In the lab, Mackiewicz and her research team are designing, shaping, and functionalizing nanostructures for applications in diagnostic imaging, the study of disease processes, and the relatively new field of image-guided drug delivery (IGDD). IGDD combines the imaging capabilities of radiological medicine with targeted delivery of therapeutics. In IGDD, nanostructures are tagged with imaging agents and encased in protective coatings to which antibodies, targeting agents, and other medically useful molecules can be attached. Those nanostructures then hone in on specific cell types, such as cancer cells, and enter the target cells, where they release their payloads of drugs. In contrast to chemotherapy, which floods the body with drugs, affecting both cancer and healthy cells, IGDD promises to deliver chemotherapy drugs only to cancer cells, leaving healthy cells to go about their business unharmed. Meanwhile, attending medical personnel can use imaging technologies to monitor the nanostructures as they travel through the body and deliver the accompanying therapeutics.

According to Mackiewicz, some of the significant challenges facing scientists developing nanoscale drug and imaging agent delivery vehicles, as well as for the medical researchers testing them, is that nanostructures don’t always go where they’re supposed to or behave as their designers intended them to in situ. Their protective coatings can fail, and they can become unstable in complex intracellular environments, which can render them unreliable, ineffective, and can lead to the uneven distribution and uncontrolled release of therapeutics, resulting in toxicity.

“For nanostructure platforms to gain FDA approval, you need them to be stable. You need them to be non-toxic. And you need them to do the job they’re designed to do,” Mackiewicz says. “Not only that; they have to be reliable. They have to work the same way every time. Getting all that right in a cellular environment is tough to do.”

The patent-pending process Mackiewicz has developed addresses many of those challenges by adding an extra layer of protective coating to the nanostructures she creates. The process involves coating gold and silver nanostructures in a hybrid, bilayer-membrane that enhances their overall stability and ability to carry and deliver imaging agents, targeting molecules, and therapeutics. The lipid-based coatings also provide the nanostructures a “stealth-like” quality, which helps them avoid contact with cells other than those they’re designed to target. Mackiewicz has been working with PSU’s Office of Innovation and Intellectual Property to secure IP protection for her innovations and to identify new collaborators whose research could benefit from the superior nanostructures she designs and builds.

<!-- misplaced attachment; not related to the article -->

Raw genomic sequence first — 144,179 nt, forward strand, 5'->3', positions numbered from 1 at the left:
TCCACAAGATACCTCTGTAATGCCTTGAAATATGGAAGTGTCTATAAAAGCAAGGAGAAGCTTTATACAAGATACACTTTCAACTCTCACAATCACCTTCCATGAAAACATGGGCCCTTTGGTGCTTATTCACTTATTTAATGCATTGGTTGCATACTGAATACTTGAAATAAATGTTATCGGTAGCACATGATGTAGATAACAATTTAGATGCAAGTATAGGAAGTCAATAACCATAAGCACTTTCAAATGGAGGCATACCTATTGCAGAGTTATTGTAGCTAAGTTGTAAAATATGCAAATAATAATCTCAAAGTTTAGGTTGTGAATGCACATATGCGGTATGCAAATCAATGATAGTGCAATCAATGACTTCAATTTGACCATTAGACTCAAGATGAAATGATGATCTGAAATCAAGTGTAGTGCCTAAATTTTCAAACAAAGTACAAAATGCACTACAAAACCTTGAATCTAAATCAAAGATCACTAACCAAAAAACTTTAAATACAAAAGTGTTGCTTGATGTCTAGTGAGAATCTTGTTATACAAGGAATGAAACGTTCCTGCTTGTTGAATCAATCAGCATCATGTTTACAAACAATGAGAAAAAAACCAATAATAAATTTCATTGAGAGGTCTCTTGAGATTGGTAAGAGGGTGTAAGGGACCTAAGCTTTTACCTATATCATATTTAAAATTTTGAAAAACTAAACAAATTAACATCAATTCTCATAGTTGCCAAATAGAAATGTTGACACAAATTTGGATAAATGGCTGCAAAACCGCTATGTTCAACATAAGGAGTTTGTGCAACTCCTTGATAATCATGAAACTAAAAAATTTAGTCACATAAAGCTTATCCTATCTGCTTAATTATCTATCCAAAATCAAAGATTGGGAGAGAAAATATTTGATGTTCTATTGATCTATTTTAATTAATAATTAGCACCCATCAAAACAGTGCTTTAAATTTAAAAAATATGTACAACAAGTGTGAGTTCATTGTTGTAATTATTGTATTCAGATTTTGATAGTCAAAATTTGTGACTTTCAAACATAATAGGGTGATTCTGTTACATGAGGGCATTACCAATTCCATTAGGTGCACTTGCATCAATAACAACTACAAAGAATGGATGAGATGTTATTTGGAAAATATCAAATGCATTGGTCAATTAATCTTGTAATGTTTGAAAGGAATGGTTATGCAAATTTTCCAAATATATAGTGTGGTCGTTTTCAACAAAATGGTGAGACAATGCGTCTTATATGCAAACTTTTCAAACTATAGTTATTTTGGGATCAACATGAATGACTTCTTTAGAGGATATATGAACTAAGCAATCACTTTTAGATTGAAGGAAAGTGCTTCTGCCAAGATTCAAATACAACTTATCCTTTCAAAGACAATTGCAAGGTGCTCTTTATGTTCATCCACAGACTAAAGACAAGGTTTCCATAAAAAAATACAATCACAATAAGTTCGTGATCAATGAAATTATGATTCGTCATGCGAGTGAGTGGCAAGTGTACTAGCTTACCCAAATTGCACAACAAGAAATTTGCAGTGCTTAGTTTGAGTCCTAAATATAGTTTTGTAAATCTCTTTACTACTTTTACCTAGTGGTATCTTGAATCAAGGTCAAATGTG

“What we did was figure out a better way to shield our nanostructures,” Mackiewicz says. “And that shield helps protect them from interactions with biomolecules that typically result in destabilization and the rearrangement of the structure’s lipid coating, which in turn affects the drugs, imaging agents, and targeting molecules attached to the lipid coating or the nanostructure itself.”

• • • •

The sturdiness and reliability of the nanostructures Mackiewicz develops have resulted in several partnerships and collaborations with researchers up and down the Willamette Valley. At Oregon State University, Dr. Stacey Harper, a nanotoxicologist, has been evaluating the safety of Mackiewicz’s nanostructures in zebrafish models. Using biochemical tests that measure the presence and concentration of nanostructures in the cells of zebrafish embryos, Harper’s team can evaluate the toxic potential of the gold and silver nanostructures Mackiewicz makes in the lab.
(Image: Functionalized nanoparticle)

“So far we’re seeing positive results coming out of Stacey’s shop,” Mackiewicz said. “We have an even distribution of the materials within cells. And we’re not having issues with toxicity. These are critical milestones for nanostructures to reach if medical researchers are going to use them in vivo.”